Looking ahead to Formula 1's finale in Abu Dhabi, the Sunday Express says the "heat is on Hamilton" as Mercedes driver Lewis lines up second on the grid behind team-mate Nico Rosberg, the one man who can pip him to the title.
Jonathan McEvoy, in the Mail, suggests the Briton - "forlorn, curt and quiet-voiced" after qualifying - is losing the psychological battle. And Mark Hughes writes in the Sunday Times: "The whole scenario seemed to reflect the respective pressure experienced by the two men - Rosberg, with absolutely nothing to lose, free and flowing in his performance; Hamilton, with the possibility of losing the championship despite having won five more races and behind ahead in the points, showing signs of tightening up."
Even so, as the Sun's Steven Howard notes: "[Hamilton] will still wake up this morning knowing that even if Rosberg takes the chequered flag later in the afternoon, as long as he finishes second he will be champion."
A previous British world champion, Damon Hill, gives Observer readers an insight into Hamilton's situation, having been in a similar situation with Williams teammate Jacques Villeneuve in 1996. "He's going to have to be thoroughly prepared so that he's in a good frame of mind and covered everything when he goes to the car, but still has an open mind for any eventuality." However, Hill insists: "Whatever the outcome Lewis can be called one of the greats."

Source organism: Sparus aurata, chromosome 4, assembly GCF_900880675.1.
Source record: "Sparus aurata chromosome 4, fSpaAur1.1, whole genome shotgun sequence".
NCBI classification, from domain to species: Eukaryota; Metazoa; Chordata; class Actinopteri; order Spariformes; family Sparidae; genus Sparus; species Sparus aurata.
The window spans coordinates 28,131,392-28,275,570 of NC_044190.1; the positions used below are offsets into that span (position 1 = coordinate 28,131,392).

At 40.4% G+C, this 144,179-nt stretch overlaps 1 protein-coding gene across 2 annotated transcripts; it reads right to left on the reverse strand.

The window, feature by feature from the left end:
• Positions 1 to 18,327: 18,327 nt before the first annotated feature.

The Sunday Express notes that while he's won more grands prix than any other British driver, Hamilton has not been taken to heart by the public the way Nigel Mansell was in the 1980s and 1990s. It quotes driving legend Sir Stirling Moss suggesting Hamilton's "pop idol" status - he's pictured in the Mirror with singer Pharrell Williams - is "not really the way we English go". But he adds: "He is bloody quick - we can't take that away from him."